Those under 55 should not get the vaccine: NACI
“The best vaccine for you to take is the very first one that is offered to you.”
These were the words of Prime Minister Justin Trudeau earlier this month when speaking on the safety of the AstraZeneca COVID-19 vaccine. This came after reports began emerging in Europe linking the vaccine to blood clots, leading a number of countries to issue temporary suspensions.
Similar statements have been echoed over the past month by scientists, politicians and medical experts across the country, but as of March 29, the National Advisory Committee on Immunization (NACI) has changed its advice on the vaccine’s safety and is now recommending that those under the age of 55 should not get the vaccine.
The blood clots reported in Europe are rare adverse reactions to AstraZeneca called Vaccine-Induced Prothrombotic Immune Thrombocytopenia (VIPIT), primarily reported in women under the age of 55.
Based on the latest data, VIPIT currently has a 40 per cent mortality rate, Dr. Shelley Deeks, vice-chair of NACI, said during a federal update on Monday.
Adults 55 years of age and older will still be able to get the AstraZeneca vaccine with informed consent, she said, adding that VIPIT appears to be rarer in that age group.
On March 29, P.E.I., Manitoba and Quebec became the first provinces to suspend the AstraZeneca vaccine to those under 55.
In Ontario, those 60 years and older are currently being vaccinated with AstraZeneca in select local pharmacies and primary care settings.
However, on March 29, Premier Doug Ford said he won’t hesitate to cancel the vaccine in Ontario, if it will cause people any harm.
Earlier this month, multiple countries around the world temporarily suspended the vaccine as an investigation was conducted into the possibility that it causes blood clots in some people who receive it.
The suspensions began in Austria in early March after a person who got the vaccine was “diagnosed with multiple thrombosis” and died, according to a report from the European Medicines Agency (EMA).
As more reports emerged, Denmark followed suit with the suspension, as did more than a dozen European countries, as well as the Democratic Republic of Congo, Thailand and Indonesia.
Blood clot investigation
On March 18, the EMA completed its preliminary investigation into the connection between the vaccine and blood clots, concluding that the benefits of the vaccine outweigh the risk of side effects, the vaccine is not associated “with an increase in the overall risk of blood clots,” and there is no evidence linked to specific bad batches of the vaccine.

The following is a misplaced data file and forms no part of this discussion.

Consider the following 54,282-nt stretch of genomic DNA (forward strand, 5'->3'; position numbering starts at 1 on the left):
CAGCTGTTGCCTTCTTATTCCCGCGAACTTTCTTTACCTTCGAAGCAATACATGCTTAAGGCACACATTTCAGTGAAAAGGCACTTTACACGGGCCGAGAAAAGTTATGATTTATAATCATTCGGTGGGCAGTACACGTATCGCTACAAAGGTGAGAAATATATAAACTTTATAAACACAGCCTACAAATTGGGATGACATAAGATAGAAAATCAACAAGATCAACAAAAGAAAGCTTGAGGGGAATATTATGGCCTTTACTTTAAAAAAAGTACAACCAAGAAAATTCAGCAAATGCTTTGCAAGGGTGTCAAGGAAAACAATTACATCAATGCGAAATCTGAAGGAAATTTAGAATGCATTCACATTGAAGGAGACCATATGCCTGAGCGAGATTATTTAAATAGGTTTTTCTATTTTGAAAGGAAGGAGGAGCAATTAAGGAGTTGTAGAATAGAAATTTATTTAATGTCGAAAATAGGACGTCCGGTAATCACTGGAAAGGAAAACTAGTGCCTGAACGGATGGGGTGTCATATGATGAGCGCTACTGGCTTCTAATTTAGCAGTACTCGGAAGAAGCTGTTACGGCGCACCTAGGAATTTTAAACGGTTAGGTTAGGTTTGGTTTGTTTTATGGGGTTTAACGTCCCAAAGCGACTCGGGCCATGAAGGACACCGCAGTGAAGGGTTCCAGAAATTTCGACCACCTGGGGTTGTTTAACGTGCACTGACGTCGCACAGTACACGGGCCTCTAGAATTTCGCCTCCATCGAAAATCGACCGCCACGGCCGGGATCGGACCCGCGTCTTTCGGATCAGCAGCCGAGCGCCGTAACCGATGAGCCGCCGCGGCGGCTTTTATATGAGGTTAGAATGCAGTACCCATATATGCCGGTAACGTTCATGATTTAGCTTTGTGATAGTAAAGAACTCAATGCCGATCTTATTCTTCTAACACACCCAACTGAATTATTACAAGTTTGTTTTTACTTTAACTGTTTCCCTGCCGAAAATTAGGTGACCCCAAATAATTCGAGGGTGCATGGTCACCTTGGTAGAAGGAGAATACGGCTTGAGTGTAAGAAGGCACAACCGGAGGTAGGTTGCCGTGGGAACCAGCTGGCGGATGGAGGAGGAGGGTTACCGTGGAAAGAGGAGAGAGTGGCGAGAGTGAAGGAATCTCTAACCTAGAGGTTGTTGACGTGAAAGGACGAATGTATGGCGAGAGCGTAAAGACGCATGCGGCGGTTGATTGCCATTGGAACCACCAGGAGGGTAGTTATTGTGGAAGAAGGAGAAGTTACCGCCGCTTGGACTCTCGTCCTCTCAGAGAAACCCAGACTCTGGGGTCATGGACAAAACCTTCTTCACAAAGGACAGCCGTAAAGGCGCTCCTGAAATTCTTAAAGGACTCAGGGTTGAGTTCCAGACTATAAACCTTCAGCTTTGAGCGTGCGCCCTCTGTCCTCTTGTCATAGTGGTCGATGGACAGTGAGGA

However, the EMA report continued: “the vaccine may be associated with very rare cases of blood clots associated with thrombocytopenia i.e. low levels of blood platelets.”
“The number of reported events exceeds those expected, and causality although not confirmed, cannot therefore be excluded,” the EMA wrote.
The agency is further investigating this.
On March 29, experts in hematology, cardiovascular medicine, infectious diseases, virology, neurology, immunology and epidemiology met with EMA’s safety committee to offer their expertise, decide what additional data is needed and discuss potential next steps for action.
What Canada is doing
Based on NACI’s latest advice, Health Canada will be issuing additional conditions on the AstraZeneca-Oxford and Covishield COVID-19 vaccines.
“These will include a requirement that the manufacturers conduct a detailed assessment of the benefits and risks of the vaccine by age and sex in the Canadian context,” Dr. Supriya Sharma, chief medical adviser at Health Canada, said. “This information will support the ongoing evaluation of these rare blood clotting events and allow Health Canada to determine if there are specific groups of people who may be at higher risk.”
Last week, Health Canada announced it would be changing the labels on the AstraZeneca vaccines to include information about rare reports of blood clots.
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